Negotiation behavior when cultures collide: the United States and Japan.

Wendi L. Adair, Tetsushi Okumura, Jeanne M. Brett

Research output: Contribution to journalArticlepeer-review


This study compared the negotiation behaviors of Japanese and U.S. managers in intra- and intercultural settings. Transcripts from an integrative bargaining task were coded and analyzed with logistic and linear regression. U.S. negotiators exchanged information directly and avoided influence when negotiating intra- and interculturally. Japanese negotiators exchanged information indirectly and used influence when negotiating intraculturally but adapted their behaviors when negotiating interculturally. Culturally normative negotiation behaviors partially account for the lower joint gains generated by intercultural, relative to intracultural, dyads. The behavioral data inform motivational and skill-based explanations for elusive joint gains when cultures clash.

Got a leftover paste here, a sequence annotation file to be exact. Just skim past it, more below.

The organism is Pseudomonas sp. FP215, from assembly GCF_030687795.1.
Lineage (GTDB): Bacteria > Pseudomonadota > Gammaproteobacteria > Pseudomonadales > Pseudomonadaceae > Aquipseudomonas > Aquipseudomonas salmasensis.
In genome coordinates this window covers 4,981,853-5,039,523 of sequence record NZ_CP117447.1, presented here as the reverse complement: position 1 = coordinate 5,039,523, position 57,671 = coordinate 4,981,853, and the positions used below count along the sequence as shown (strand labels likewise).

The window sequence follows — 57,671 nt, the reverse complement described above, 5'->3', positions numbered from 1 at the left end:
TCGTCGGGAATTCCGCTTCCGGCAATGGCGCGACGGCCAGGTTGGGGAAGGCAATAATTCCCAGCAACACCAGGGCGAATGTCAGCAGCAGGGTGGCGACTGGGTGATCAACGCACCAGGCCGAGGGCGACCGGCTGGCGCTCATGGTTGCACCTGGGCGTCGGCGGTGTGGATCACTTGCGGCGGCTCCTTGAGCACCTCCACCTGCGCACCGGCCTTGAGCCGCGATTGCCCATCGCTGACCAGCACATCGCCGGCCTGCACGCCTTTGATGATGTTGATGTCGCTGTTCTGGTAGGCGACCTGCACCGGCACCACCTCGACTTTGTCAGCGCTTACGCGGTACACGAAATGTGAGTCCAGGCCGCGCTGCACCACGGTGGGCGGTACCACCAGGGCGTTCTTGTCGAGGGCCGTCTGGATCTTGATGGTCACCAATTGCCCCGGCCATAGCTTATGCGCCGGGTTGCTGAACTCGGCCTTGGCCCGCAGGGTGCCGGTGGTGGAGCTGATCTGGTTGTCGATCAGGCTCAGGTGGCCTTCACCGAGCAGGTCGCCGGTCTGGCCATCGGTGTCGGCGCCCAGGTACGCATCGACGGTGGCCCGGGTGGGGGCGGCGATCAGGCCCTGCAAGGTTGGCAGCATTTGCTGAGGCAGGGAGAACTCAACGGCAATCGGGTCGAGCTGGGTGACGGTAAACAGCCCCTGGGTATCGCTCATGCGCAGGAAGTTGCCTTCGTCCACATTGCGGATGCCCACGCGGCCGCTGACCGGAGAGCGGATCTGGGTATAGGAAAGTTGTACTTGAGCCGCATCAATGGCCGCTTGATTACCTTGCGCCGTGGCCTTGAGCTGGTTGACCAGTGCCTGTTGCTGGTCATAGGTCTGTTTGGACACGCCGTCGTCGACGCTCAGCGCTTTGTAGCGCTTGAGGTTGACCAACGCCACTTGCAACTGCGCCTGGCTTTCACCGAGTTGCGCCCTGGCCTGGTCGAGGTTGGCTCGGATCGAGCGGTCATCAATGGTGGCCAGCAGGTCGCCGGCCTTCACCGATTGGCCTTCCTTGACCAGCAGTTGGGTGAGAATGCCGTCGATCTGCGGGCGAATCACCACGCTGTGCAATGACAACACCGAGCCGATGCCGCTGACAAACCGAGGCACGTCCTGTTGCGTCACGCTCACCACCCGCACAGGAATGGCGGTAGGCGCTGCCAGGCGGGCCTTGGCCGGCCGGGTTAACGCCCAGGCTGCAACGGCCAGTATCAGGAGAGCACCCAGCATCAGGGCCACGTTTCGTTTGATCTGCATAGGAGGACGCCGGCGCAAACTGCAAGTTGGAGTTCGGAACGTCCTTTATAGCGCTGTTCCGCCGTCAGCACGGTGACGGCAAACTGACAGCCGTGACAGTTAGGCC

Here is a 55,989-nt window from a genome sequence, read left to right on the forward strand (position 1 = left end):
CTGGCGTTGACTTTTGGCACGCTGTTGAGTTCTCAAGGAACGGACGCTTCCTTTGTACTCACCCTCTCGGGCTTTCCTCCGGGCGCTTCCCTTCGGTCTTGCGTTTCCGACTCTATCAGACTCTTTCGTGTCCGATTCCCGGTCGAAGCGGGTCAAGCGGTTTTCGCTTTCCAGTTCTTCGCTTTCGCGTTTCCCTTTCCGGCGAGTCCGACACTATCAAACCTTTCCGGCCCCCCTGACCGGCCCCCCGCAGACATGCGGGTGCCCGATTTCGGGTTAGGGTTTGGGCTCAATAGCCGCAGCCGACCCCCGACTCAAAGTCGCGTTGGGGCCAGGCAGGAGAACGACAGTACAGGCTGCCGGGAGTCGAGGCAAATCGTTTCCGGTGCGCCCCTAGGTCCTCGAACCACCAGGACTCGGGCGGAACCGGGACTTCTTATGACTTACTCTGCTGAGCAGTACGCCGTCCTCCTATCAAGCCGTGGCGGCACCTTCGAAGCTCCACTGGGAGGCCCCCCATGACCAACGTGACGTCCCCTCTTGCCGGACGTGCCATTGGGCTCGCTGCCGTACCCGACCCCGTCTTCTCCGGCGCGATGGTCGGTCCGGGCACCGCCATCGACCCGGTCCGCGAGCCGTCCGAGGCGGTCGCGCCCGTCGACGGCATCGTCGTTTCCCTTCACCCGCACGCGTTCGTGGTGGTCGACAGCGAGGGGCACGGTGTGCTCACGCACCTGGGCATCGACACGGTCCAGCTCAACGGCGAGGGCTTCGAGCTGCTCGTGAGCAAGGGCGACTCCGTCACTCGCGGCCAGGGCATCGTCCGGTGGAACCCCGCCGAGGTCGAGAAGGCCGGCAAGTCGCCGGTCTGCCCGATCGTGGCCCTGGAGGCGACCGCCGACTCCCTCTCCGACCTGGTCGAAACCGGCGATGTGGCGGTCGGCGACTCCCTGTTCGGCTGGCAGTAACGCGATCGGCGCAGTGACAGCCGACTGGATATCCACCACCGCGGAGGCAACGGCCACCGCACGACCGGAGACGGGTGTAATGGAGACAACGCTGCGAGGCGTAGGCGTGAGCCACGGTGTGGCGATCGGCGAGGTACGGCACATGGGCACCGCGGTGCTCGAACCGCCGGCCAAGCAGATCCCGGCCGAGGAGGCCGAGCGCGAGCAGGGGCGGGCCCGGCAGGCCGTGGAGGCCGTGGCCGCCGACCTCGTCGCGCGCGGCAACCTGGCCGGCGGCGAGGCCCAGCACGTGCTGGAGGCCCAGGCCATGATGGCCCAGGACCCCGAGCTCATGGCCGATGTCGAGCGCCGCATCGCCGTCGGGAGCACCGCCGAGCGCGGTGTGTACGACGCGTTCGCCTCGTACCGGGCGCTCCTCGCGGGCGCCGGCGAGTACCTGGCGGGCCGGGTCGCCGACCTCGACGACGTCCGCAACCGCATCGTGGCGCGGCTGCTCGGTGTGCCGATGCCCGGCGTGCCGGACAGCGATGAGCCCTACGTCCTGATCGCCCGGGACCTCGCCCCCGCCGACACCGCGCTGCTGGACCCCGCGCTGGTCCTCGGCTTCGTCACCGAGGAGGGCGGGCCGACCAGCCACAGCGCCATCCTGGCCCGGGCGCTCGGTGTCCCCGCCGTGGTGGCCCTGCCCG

Original languageEnglish (US)
Pages (from-to)371-385
Number of pages15
JournalJournal of Applied Psychology
Issue number3
StatePublished - Jun 1 2001

ASJC Scopus subject areas

  • Applied Psychology


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